What determines preload and afterload?
Preload is the initial stretching of the cardiac myocytes (muscle cells) prior to contraction. It is related to ventricular filling. Afterload is the force or load against which the heart has to contract to eject the blood.
What 4 factors affect cardiac output?
Cardiac output is the amount of blood the heart pumps in 1 minute, and it is dependent on the heart rate, contractility, preload, and afterload. Understanding of the applicability and practical relevance of each of these four components is important when interpreting cardiac output values.
What improves preload?
Preload is increased by the following: Increased central venous pressure (CVP), e.g., from decreased venous compliance due to sympathetic activation; increased blood volume; respiratory augmentation; increased skeletal pump activity.
What determines afterload?
Afterload is the pressure that the heart must work against to eject blood during systole (ventricular contraction). Afterload is proportional to the average arterial pressure. As aortic and pulmonary pressures increase, the afterload increases on the left and right ventricles respectively.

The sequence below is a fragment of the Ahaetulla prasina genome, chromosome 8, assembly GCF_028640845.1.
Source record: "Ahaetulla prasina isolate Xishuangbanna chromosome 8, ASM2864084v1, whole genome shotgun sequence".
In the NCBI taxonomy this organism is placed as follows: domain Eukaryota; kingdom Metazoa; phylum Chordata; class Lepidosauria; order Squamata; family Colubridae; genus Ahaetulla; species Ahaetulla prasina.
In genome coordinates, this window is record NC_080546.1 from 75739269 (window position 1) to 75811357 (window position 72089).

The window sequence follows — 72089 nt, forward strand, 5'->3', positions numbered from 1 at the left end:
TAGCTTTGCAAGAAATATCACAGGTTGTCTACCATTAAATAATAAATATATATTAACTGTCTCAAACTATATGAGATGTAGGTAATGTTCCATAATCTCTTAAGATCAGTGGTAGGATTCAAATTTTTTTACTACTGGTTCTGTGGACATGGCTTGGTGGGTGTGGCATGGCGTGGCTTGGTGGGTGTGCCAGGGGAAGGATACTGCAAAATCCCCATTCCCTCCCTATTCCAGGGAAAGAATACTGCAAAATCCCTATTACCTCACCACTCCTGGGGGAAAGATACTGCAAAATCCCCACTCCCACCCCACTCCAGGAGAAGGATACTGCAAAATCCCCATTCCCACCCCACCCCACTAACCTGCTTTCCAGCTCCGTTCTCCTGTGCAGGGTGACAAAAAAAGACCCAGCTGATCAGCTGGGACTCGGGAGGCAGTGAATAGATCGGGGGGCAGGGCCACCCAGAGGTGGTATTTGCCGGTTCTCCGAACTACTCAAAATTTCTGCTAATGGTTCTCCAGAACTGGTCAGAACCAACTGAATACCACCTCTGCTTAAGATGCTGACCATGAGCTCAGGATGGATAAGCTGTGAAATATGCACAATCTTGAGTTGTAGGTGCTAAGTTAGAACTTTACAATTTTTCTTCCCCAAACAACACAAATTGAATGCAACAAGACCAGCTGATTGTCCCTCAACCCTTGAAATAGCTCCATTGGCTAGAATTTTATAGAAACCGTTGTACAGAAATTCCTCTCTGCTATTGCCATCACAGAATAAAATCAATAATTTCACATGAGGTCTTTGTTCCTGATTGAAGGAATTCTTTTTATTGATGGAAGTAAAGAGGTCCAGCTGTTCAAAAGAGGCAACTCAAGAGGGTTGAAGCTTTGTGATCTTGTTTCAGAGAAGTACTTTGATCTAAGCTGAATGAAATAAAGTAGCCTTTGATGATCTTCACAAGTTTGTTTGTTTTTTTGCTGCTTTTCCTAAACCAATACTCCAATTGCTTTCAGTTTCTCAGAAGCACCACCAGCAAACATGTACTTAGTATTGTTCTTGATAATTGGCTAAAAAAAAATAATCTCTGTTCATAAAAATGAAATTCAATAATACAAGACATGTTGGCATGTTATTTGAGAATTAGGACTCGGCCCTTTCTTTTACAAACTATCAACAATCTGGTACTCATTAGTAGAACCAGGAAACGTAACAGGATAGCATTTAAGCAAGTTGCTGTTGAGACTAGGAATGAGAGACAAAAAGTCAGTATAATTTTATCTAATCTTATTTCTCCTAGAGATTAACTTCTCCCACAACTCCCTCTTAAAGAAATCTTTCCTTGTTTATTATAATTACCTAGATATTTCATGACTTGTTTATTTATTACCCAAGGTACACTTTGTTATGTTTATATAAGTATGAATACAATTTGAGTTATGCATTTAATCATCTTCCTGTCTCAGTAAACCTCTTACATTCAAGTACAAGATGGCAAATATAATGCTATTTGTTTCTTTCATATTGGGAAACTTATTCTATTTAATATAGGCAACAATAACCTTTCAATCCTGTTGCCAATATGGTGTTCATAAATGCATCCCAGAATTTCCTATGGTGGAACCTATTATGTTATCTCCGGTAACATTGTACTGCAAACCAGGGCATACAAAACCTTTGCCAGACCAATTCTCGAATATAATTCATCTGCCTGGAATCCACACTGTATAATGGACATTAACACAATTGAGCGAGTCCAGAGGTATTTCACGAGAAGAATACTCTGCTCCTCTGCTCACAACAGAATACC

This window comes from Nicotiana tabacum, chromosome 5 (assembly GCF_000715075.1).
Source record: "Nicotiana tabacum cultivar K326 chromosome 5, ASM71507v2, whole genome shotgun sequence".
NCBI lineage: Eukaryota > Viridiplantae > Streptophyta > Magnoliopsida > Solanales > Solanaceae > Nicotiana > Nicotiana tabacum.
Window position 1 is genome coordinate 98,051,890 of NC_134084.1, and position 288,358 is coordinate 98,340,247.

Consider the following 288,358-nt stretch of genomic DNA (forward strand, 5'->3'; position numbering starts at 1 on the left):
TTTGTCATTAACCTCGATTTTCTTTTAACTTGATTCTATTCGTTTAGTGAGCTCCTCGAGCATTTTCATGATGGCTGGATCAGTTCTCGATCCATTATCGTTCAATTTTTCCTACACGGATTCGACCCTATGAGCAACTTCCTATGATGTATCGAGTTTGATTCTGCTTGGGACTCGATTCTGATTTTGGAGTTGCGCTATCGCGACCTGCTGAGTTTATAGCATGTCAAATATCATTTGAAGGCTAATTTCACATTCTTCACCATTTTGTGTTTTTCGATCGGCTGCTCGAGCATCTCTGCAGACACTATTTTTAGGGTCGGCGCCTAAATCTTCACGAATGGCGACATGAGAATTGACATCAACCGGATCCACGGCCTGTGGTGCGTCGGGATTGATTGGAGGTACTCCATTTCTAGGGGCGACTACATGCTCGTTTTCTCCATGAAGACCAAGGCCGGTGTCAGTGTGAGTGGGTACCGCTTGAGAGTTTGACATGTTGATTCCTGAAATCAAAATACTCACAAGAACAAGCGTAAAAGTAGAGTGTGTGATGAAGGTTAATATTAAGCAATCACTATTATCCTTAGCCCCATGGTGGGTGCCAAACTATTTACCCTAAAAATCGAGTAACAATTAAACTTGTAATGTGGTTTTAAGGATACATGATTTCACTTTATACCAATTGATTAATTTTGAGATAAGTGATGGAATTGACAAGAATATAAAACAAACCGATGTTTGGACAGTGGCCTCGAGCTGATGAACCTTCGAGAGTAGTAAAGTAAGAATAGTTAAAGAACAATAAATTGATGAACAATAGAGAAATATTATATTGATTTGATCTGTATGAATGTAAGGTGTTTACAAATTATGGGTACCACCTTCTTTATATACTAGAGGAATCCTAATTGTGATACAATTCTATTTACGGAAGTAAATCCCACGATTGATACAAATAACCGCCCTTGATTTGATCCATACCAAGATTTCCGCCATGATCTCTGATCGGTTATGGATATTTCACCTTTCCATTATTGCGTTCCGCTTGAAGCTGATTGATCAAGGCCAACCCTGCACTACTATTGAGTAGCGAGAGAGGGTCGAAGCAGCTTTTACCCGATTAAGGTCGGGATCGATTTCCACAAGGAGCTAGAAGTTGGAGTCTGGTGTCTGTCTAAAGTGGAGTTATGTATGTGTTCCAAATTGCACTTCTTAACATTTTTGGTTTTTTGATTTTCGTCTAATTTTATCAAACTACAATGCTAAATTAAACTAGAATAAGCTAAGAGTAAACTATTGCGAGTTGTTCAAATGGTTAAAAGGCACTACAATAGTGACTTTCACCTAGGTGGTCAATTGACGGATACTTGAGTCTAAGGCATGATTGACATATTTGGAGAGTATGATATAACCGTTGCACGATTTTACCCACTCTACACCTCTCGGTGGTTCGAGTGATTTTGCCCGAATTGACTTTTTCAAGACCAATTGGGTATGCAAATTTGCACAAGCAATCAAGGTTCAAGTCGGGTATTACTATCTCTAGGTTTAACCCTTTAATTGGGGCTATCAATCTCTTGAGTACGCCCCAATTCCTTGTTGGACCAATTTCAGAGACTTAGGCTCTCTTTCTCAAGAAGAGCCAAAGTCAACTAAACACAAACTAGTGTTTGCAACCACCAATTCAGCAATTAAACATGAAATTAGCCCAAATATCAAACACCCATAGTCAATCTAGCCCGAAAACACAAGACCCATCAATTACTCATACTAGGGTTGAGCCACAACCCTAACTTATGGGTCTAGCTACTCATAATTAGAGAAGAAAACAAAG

How does preload affect afterload?
Afterload per se does not alter preload; however, preload changes secondarily to changes in afterload. Increasing afterload not only reduces stroke volume, but it also increases left ventricular end-diastolic pressure (LVEDP) (i.e., increases preload).
How do you reduce afterload?
Sympatholytics act to reduce afterload by inhibiting the binding of norepinephrine to post-junctional alpha receptors preventing them from causing smooth muscle contraction. The effect is more significant on the arterial system, but they also have some venodilating properties.
How does preload affect cardiac output?
Preload is related to cardiac performance through the Frank-Starling law of the heart; a decrease in preload diminishes the force of ventricular contraction and therefore decreases stroke volume. As a result, preload reduction generally results in a decrease in cardiac output.
What factor directly influences preload?
Factors affecting preload Preload is affected by venous blood pressure and the rate of venous return. These are affected by venous tone and volume of circulating blood. Preload is related to the ventricular end-diastolic volume; a higher end-diastolic volume implies a higher preload.
How do you increase afterload?
Afterload is increased when aortic pressure and systemic vascular resistance are increased, by aortic valve stenosis, and by ventricular dilation. When afterload increases, there is an increase in end-systolic volume and a decrease in stroke volume.